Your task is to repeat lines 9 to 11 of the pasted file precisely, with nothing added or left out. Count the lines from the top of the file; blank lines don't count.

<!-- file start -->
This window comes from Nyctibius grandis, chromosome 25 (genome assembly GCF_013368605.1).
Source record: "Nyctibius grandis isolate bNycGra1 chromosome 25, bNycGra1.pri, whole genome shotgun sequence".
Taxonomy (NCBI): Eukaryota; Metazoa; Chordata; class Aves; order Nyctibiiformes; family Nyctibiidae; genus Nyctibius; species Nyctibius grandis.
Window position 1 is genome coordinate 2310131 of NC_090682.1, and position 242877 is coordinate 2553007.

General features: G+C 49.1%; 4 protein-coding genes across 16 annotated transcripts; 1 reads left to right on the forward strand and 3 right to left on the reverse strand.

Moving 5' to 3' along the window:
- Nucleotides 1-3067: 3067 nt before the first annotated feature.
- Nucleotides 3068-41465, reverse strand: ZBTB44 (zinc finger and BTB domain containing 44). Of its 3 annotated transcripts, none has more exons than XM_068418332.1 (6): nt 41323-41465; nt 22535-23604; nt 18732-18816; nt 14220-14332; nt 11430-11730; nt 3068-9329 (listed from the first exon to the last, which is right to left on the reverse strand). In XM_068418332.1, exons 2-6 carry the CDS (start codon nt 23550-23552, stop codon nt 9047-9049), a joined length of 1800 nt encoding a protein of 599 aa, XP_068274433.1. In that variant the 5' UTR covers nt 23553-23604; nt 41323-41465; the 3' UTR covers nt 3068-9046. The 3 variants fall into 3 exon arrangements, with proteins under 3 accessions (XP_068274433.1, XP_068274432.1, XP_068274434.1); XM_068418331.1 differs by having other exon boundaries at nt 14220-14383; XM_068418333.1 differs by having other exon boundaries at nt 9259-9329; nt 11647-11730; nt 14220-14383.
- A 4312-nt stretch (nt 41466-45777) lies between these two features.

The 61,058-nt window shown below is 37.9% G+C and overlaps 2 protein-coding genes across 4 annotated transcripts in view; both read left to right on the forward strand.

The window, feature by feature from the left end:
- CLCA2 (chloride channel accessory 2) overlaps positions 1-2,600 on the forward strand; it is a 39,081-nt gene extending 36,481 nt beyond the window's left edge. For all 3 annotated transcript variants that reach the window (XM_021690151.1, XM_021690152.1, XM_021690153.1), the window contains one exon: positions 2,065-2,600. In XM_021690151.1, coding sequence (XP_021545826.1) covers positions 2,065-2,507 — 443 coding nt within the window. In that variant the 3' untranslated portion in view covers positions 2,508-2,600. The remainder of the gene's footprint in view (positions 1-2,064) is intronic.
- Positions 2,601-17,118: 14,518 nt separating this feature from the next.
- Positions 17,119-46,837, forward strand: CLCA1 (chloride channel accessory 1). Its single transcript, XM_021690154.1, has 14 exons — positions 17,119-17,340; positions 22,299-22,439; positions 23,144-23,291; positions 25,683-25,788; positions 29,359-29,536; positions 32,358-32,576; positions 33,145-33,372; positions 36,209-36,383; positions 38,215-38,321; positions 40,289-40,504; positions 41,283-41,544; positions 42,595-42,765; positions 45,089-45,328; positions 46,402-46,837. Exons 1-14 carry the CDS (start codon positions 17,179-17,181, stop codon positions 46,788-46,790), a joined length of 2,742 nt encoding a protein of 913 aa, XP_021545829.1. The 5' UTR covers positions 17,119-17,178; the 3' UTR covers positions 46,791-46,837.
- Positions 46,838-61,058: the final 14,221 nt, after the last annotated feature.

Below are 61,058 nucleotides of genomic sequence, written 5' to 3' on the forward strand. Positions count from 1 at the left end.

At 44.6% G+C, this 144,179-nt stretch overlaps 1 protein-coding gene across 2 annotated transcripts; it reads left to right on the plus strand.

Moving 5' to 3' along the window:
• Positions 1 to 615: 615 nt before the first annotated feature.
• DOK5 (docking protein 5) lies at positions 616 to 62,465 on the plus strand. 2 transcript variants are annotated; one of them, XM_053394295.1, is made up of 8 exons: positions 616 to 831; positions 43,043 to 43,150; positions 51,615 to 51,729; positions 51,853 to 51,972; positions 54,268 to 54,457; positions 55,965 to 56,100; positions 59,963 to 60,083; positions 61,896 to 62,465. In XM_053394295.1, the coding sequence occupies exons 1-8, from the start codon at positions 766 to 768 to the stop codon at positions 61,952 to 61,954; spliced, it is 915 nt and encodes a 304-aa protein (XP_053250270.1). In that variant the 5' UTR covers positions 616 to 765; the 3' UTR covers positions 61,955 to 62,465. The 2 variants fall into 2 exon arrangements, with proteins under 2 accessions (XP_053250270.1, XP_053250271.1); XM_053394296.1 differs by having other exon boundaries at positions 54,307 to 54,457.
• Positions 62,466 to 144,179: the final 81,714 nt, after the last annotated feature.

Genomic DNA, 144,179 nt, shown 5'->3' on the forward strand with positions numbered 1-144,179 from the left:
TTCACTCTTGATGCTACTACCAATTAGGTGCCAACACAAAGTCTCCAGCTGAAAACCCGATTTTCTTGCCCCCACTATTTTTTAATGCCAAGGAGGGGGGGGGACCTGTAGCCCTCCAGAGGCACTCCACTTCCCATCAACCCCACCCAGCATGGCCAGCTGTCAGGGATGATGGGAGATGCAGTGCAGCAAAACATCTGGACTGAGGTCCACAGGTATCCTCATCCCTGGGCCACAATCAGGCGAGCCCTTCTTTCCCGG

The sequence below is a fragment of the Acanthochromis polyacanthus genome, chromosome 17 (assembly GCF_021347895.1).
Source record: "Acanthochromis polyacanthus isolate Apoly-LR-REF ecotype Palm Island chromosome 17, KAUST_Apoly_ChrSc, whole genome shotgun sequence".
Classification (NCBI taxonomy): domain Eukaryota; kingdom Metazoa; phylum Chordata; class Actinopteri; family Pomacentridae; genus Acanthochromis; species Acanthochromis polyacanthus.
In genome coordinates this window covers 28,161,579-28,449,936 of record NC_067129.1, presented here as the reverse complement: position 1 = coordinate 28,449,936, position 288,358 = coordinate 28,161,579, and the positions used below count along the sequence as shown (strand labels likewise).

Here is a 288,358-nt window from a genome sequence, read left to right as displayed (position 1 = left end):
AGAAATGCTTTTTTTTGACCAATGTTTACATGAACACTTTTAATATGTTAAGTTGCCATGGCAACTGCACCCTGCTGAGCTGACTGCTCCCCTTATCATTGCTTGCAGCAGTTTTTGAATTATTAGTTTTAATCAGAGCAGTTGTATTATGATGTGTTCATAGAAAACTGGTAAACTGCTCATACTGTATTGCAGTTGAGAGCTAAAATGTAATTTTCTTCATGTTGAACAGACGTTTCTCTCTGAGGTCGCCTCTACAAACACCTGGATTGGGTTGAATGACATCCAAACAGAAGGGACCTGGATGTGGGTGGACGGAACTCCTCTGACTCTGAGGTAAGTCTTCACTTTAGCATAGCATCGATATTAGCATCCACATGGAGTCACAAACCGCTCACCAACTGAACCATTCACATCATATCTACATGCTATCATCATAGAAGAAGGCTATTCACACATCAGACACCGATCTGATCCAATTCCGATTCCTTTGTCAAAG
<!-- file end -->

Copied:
- A 4312-nt stretch (nt 41466-45777) lies between these two features.

The 61,058-nt window shown below is 37.9% G+C and overlaps 2 protein-coding genes across 4 annotated transcripts in view; both read left to right on the forward strand.

The window, feature by feature from the left end: